If mezcal follows in tequila’s footsteps, we will almost surely see a growing number of luxury brands. Watch for celebrities to lean into the trend, investing in or starting up their own mezcal-focused labels. The popularity is something to be cautious of and consumers would be wise to invest in brands that truly care about sustainability, from an environmental and social standpoint. This is especially important with mezcal, which is a highly traditional export waiting to be gobbled up by big brands that care more about bottom lines than anything else. If things get out of hand, the quality will diminish and there may even be a shortage of agave, as it tends to regenerate slowly and not respond well to large, industrialized operations.

Editors' Recommendations

Topics
Mark Stock
Mark Stock is a writer from Portland, Oregon. He fell into wine during the Recession and has been fixated on the stuff since…
The FDA is changing its stance on salt substitutes — here’s what a dietitian says you should know
How to reduce your salt intake
Salt with a wooden spoon

If there's one "secret" ingredient that makes anything taste more delicious, it's salt, of course. Well, salt or butter. Usually both. No dish is complete without this miraculous little mineral. After all, where would our French fries, our crispy bacon, our nuts, or deli meats be without salt? And those are just the obvious foods we know and love for their salty goodness.

When you take into account the flavor miracle that salt works on all food, bringing out all of an ingredient's other features like sweetness and tartness, there really isn't anything this little chemical can't do. At least when it comes to flavor. Unfortunately, when it comes to health, salt's positive attributes fall a bit short.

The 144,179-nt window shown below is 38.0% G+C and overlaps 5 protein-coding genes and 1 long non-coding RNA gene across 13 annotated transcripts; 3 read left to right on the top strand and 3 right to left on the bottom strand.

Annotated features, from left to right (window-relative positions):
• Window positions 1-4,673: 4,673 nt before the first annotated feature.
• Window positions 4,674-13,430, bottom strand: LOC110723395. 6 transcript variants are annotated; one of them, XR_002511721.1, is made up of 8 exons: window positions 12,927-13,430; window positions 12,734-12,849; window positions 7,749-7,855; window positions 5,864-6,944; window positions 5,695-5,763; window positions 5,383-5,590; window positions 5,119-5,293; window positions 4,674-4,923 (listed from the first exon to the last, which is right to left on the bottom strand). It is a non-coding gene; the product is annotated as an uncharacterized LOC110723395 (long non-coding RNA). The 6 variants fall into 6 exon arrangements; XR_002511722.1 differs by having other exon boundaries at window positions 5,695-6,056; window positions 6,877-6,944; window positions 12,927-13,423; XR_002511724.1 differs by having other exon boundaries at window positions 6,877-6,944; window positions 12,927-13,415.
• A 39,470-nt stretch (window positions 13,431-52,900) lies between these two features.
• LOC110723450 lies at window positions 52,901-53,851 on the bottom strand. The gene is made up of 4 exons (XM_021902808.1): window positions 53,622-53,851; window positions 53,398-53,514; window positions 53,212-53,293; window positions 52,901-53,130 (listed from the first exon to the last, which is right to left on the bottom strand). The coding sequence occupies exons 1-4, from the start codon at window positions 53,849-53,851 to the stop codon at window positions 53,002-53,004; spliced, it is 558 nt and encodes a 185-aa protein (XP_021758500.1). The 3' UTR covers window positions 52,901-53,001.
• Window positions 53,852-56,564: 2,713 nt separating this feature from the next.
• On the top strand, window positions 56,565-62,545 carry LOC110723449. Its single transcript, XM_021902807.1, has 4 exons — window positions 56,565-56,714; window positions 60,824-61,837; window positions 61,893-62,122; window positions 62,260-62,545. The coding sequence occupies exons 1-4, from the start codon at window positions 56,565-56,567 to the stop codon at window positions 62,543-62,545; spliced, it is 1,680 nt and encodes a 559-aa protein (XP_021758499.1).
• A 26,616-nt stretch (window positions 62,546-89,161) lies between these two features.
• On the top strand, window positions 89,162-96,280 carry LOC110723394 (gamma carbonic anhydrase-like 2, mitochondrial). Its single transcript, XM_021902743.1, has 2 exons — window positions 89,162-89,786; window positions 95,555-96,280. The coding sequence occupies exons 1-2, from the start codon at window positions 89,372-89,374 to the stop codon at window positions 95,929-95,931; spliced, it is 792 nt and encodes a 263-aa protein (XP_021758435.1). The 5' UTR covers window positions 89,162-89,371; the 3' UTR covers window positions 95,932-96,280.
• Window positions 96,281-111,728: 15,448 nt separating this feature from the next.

Read more
Why nutrition experts say you (probably) don’t need that gluten-free diet
Do you believe these gluten-free diet myths?
baked bread sliced on a white table

Just when you thought the experts had spoken and the people agreed that the Mediterranean diet was best, social media whet people’s appetites for more. This year alone, there’s been the “all-carnivore diet” and “All-McDonald’s diet,” which are precisely what they sound like and have received two thumbs down from the nutrition community.  

However, another diet trend won’t go away: Gluten free.

Read more
It’s time to stop being intimidated by beef tripe — here’s how to clean and cook it
Tips from Chef Michael Simmons outline how to do it at home
Braised tripe

If you consider yourself somewhat of a culinarian, a foodie, or an at-home master chef, then learning how to clean beef tripe and then cook it to perfection should be your next culinary challenge. Sure, organ meats can be intimidating at first, especially if you’re not used to the sight or texture of these delicacies. But if you ask us, one of the most overlooked offal cuts is tripe, which is typically made from the first three chambers of a cow’s stomach (though tripe can also be made from other animals). What a piece of tripe is named depends on the chamber it comes from.
Types of tripe
"Honeycomb tripe [which comes from the second chamber] is named for its honeycomb appearance and bible tripe [which comes from the third chamber] looks like the many folded-over pages of a book," said Mike Simmons, the chef and partner of Cafe Marie-Jeanne in Chicago. The third cut is called blanket tripe, which is smooth in appearance and comes from the first chamber of the cow’s stomach.

Most quality butcher shops and counters will carry tripe. And if you have a good relationship with your butcher, you can likely call ahead and ask if they'll order some and set it aside for you. "Usually it’s already cleaned but if it’s not, no worries -- it’s easy," Simmons says. All it takes is four simple steps to thoroughly clean tripe, which Simmons laid out for us here.
How to clean tripe

Read more